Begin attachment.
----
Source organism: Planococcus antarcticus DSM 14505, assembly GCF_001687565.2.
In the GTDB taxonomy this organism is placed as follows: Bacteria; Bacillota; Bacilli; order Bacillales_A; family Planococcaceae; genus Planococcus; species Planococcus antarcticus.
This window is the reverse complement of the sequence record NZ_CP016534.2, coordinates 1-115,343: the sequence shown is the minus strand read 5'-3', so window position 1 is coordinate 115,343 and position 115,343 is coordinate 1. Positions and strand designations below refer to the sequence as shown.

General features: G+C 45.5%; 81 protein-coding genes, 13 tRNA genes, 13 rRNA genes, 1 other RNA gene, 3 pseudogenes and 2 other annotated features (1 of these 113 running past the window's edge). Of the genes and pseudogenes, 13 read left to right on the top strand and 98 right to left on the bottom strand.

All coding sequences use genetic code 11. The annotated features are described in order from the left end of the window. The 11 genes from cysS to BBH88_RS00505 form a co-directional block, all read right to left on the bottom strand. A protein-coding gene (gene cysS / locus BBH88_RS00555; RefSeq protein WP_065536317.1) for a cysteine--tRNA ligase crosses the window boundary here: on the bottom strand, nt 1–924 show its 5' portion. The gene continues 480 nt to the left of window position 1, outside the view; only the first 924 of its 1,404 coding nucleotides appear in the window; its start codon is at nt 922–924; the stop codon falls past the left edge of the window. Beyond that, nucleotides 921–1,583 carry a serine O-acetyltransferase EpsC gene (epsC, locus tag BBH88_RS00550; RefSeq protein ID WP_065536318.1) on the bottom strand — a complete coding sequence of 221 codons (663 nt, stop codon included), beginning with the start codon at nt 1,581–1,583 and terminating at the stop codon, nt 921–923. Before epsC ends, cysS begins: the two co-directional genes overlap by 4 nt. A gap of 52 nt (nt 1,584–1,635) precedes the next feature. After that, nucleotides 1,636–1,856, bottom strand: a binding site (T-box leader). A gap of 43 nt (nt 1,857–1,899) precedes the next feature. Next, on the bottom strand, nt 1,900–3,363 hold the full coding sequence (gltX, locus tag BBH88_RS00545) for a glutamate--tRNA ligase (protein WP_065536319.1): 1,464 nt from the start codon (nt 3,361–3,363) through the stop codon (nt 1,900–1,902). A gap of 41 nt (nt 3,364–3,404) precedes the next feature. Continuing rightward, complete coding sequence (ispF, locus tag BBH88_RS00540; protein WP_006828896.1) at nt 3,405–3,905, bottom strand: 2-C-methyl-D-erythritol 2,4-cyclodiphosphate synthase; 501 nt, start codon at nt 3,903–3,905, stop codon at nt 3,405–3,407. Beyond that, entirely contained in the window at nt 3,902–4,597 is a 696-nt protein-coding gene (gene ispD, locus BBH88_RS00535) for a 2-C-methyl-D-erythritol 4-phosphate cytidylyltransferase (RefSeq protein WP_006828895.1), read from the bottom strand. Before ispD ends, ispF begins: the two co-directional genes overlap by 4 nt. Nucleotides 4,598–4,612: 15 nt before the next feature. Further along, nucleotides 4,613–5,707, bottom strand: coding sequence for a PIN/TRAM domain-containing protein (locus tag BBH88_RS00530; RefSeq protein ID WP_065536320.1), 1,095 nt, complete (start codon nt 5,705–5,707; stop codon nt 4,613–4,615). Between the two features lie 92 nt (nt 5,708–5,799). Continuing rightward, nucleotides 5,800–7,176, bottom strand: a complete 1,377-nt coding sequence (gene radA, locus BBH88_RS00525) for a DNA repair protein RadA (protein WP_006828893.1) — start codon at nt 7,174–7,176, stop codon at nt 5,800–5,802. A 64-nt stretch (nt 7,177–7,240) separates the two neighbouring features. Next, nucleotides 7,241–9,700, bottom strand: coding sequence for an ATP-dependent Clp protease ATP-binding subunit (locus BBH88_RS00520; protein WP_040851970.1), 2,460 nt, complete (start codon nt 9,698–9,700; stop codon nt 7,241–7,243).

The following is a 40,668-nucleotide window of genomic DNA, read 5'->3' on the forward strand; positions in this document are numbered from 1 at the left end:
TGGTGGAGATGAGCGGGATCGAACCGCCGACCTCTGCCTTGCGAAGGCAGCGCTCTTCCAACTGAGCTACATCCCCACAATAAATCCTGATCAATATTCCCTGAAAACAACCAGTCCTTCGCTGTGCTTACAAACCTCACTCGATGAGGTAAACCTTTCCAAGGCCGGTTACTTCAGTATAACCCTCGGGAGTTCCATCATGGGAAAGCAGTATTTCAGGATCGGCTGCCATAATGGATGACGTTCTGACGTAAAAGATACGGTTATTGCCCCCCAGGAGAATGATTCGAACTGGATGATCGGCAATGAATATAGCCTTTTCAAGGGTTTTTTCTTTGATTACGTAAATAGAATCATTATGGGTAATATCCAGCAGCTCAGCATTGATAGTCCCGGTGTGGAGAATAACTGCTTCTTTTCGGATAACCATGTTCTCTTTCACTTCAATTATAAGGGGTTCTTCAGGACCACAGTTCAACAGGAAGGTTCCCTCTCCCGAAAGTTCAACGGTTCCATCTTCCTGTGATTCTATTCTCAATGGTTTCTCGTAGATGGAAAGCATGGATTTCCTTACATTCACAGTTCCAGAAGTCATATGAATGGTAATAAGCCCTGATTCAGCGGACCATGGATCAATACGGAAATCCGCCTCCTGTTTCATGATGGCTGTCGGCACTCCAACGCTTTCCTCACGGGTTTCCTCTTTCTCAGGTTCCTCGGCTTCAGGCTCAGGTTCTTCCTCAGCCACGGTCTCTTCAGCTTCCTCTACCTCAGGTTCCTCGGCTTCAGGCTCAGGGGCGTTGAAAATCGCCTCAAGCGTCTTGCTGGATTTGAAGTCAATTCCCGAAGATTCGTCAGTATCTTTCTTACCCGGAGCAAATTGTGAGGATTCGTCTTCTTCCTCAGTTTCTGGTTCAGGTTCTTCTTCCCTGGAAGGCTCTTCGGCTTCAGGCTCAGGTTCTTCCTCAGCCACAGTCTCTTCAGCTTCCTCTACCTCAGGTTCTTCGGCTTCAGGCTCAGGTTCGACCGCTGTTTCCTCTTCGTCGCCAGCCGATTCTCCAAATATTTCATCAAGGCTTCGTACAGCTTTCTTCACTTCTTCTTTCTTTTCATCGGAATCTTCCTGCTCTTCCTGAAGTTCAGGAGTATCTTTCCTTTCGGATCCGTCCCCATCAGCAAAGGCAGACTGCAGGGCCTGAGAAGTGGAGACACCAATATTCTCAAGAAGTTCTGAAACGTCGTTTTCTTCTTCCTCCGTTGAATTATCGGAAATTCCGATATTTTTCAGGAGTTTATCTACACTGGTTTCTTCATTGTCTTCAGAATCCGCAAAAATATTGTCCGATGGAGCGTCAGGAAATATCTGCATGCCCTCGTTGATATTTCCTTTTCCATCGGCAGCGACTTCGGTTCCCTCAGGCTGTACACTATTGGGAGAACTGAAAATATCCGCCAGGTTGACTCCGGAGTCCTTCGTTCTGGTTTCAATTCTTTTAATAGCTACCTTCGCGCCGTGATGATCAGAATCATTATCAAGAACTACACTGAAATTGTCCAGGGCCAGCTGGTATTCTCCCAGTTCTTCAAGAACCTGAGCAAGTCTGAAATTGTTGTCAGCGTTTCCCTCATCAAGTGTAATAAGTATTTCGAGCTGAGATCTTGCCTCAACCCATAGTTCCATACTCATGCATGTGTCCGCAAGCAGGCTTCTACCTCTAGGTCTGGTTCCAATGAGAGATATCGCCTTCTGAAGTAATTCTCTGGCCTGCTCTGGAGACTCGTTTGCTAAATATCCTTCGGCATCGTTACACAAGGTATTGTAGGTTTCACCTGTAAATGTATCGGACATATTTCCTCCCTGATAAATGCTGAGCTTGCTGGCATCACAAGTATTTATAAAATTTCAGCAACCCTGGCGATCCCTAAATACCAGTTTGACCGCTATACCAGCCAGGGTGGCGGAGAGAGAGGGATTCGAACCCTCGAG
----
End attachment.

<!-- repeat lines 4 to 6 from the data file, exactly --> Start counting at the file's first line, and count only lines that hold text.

General features: G+C 45.5%; 81 protein-coding genes, 13 tRNA genes, 13 rRNA genes, 1 other RNA gene, 3 pseudogenes and 2 other annotated features (1 of these 113 running past the window's edge). Of the genes and pseudogenes, 13 read left to right on the top strand and 98 right to left on the bottom strand.

All coding sequences use genetic code 11. The annotated features are described in order from the left end of the window. The 11 genes from cysS to BBH88_RS00505 form a co-directional block, all read right to left on the bottom strand. A protein-coding gene (gene cysS / locus BBH88_RS00555; RefSeq protein WP_065536317.1) for a cysteine--tRNA ligase crosses the window boundary here: on the bottom strand, nt 1–924 show its 5' portion. The gene continues 480 nt to the left of window position 1, outside the view; only the first 924 of its 1,404 coding nucleotides appear in the window; its start codon is at nt 922–924; the stop codon falls past the left edge of the window. Beyond that, nucleotides 921–1,583 carry a serine O-acetyltransferase EpsC gene (epsC, locus tag BBH88_RS00550; RefSeq protein ID WP_065536318.1) on the bottom strand — a complete coding sequence of 221 codons (663 nt, stop codon included), beginning with the start codon at nt 1,581–1,583 and terminating at the stop codon, nt 921–923. Before epsC ends, cysS begins: the two co-directional genes overlap by 4 nt. A gap of 52 nt (nt 1,584–1,635) precedes the next feature. After that, nucleotides 1,636–1,856, bottom strand: a binding site (T-box leader). A gap of 43 nt (nt 1,857–1,899) precedes the next feature. Next, on the bottom strand, nt 1,900–3,363 hold the full coding sequence (gltX, locus tag BBH88_RS00545) for a glutamate--tRNA ligase (protein WP_065536319.1): 1,464 nt from the start codon (nt 3,361–3,363) through the stop codon (nt 1,900–1,902). A gap of 41 nt (nt 3,364–3,404) precedes the next feature. Continuing rightward, complete coding sequence (ispF, locus tag BBH88_RS00540; protein WP_006828896.1) at nt 3,405–3,905, bottom strand: 2-C-methyl-D-erythritol 2,4-cyclodiphosphate synthase; 501 nt, start codon at nt 3,903–3,905, stop codon at nt 3,405–3,407. Beyond that, entirely contained in the window at nt 3,902–4,597 is a 696-nt protein-coding gene (gene ispD, locus BBH88_RS00535) for a 2-C-methyl-D-erythritol 4-phosphate cytidylyltransferase (RefSeq protein WP_006828895.1), read from the bottom strand. Before ispD ends, ispF begins: the two co-directional genes overlap by 4 nt. Nucleotides 4,598–4,612: 15 nt before the next feature. Further along, nucleotides 4,613–5,707, bottom strand: coding sequence for a PIN/TRAM domain-containing protein (locus tag BBH88_RS00530; RefSeq protein ID WP_065536320.1), 1,095 nt, complete (start codon nt 5,705–5,707; stop codon nt 4,613–4,615). Between the two features lie 92 nt (nt 5,708–5,799). Continuing rightward, nucleotides 5,800–7,176, bottom strand: a complete 1,377-nt coding sequence (gene radA, locus BBH88_RS00525) for a DNA repair protein RadA (protein WP_006828893.1) — start codon at nt 7,174–7,176, stop codon at nt 5,800–5,802. A 64-nt stretch (nt 7,177–7,240) separates the two neighbouring features. Next, nucleotides 7,241–9,700, bottom strand: coding sequence for an ATP-dependent Clp protease ATP-binding subunit (locus BBH88_RS00520; protein WP_040851970.1), 2,460 nt, complete (start codon nt 9,698–9,700; stop codon nt 7,241–7,243).

The following is a 40,668-nucleotide window of genomic DNA, read 5'->3' on the forward strand; positions in this document are numbered from 1 at the left end: